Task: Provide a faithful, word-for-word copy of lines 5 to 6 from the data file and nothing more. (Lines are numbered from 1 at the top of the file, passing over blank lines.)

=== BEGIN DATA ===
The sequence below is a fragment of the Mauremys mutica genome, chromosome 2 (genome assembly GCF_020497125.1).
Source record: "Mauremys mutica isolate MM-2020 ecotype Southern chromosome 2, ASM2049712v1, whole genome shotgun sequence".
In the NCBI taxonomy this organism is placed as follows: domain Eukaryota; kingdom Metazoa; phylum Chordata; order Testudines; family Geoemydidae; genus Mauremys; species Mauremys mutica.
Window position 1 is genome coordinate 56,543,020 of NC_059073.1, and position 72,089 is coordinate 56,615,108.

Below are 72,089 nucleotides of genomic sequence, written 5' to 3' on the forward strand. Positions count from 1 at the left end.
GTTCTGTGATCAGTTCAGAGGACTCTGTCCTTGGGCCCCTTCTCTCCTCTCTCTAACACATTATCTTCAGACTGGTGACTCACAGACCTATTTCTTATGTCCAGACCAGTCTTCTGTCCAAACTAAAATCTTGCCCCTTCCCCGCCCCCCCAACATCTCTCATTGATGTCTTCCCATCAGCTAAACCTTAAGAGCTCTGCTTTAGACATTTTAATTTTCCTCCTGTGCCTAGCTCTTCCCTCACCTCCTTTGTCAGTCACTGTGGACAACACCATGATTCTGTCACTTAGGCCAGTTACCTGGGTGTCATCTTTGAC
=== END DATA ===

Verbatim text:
Below are 72,089 nucleotides of genomic sequence, written 5' to 3' on the forward strand. Positions count from 1 at the left end.
GTTCTGTGATCAGTTCAGAGGACTCTGTCCTTGGGCCCCTTCTCTCCTCTCTCTAACACATTATCTTCAGACTGGTGACTCACAGACCTATTTCTTATGTCCAGACCAGTCTTCTGTCCAAACTAAAATCTTGCCCCTTCCCCGCCCCCCCAACATCTCTCATTGATGTCTTCCCATCAGCTAAACCTTAAGAGCTCTGCTTTAGACATTTTAATTTTCCTCCTGTGCCTAGCTCTTCCCTCACCTCCTTTGTCAGTCACTGTGGACAACACCATGATTCTGTCACTTAGGCCAGTTACCTGGGTGTCATCTTTGAC